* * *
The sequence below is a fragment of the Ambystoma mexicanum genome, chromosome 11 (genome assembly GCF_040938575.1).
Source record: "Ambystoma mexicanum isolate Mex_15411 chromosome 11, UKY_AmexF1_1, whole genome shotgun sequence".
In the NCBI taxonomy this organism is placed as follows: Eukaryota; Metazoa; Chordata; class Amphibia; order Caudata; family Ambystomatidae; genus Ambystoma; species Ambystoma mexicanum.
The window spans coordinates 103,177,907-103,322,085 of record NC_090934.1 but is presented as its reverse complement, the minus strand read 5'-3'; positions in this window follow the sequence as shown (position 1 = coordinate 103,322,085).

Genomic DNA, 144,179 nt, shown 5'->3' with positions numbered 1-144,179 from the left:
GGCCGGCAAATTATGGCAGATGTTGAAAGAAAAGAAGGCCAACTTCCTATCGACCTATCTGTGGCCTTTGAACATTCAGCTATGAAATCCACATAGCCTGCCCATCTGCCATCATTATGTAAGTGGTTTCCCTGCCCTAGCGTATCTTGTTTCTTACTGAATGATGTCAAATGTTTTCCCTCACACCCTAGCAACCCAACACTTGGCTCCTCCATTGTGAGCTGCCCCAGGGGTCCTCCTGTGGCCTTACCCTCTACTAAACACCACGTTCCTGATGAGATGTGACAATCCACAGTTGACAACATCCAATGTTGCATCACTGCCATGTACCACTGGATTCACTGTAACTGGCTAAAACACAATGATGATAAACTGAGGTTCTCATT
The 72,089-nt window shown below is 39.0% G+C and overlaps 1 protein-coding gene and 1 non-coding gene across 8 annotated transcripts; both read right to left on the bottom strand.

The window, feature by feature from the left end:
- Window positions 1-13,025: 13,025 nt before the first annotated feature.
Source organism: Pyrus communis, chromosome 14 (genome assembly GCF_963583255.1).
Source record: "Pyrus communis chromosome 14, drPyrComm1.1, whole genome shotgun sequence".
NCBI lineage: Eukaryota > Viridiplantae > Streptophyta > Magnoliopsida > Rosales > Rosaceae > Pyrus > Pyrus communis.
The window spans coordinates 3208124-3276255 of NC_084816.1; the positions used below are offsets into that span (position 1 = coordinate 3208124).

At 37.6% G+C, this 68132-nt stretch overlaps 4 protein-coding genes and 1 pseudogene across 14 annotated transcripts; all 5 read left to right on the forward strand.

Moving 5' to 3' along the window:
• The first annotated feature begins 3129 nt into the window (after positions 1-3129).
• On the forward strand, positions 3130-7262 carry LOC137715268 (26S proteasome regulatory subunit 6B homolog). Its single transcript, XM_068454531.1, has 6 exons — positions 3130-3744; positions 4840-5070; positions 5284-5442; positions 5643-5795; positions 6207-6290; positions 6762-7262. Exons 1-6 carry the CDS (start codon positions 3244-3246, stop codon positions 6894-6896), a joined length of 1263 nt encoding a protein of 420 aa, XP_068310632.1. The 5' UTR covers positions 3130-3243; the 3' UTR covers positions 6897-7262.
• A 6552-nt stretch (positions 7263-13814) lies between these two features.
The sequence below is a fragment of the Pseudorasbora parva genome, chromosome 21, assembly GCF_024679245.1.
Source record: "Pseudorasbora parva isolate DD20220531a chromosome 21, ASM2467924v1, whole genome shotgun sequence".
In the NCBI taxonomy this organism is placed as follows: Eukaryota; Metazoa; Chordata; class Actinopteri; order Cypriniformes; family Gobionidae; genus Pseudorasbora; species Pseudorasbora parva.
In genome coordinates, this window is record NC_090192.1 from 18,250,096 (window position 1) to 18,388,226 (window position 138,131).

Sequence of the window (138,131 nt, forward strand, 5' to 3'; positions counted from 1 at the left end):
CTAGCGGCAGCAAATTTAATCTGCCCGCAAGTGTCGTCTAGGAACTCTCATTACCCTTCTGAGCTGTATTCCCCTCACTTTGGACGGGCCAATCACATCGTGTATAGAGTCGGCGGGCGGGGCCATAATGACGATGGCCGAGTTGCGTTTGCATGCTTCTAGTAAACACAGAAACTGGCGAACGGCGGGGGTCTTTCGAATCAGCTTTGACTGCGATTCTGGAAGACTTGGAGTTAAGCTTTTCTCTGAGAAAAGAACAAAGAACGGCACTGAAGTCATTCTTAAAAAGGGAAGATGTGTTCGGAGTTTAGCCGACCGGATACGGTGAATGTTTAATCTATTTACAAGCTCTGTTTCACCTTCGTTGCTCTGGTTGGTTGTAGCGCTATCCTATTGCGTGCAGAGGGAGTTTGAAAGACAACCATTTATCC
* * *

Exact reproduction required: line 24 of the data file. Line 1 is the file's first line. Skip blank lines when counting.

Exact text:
CTAGCGGCAGCAAATTTAATCTGCCCGCAAGTGTCGTCTAGGAACTCTCATTACCCTTCTGAGCTGTATTCCCCTCACTTTGGACGGGCCAATCACATCGTGTATAGAGTCGGCGGGCGGGGCCATAATGACGATGGCCGAGTTGCGTTTGCATGCTTCTAGTAAACACAGAAACTGGCGAACGGCGGGGGTCTTTCGAATCAGCTTTGACTGCGATTCTGGAAGACTTGGAGTTAAGCTTTTCTCTGAGAAAAGAACAAAGAACGGCACTGAAGTCATTCTTAAAAAGGGAAGATGTGTTCGGAGTTTAGCCGACCGGATACGGTGAATGTTTAATCTATTTACAAGCTCTGTTTCACCTTCGTTGCTCTGGTTGGTTGTAGCGCTATCCTATTGCGTGCAGAGGGAGTTTGAAAGACAACCATTTATCC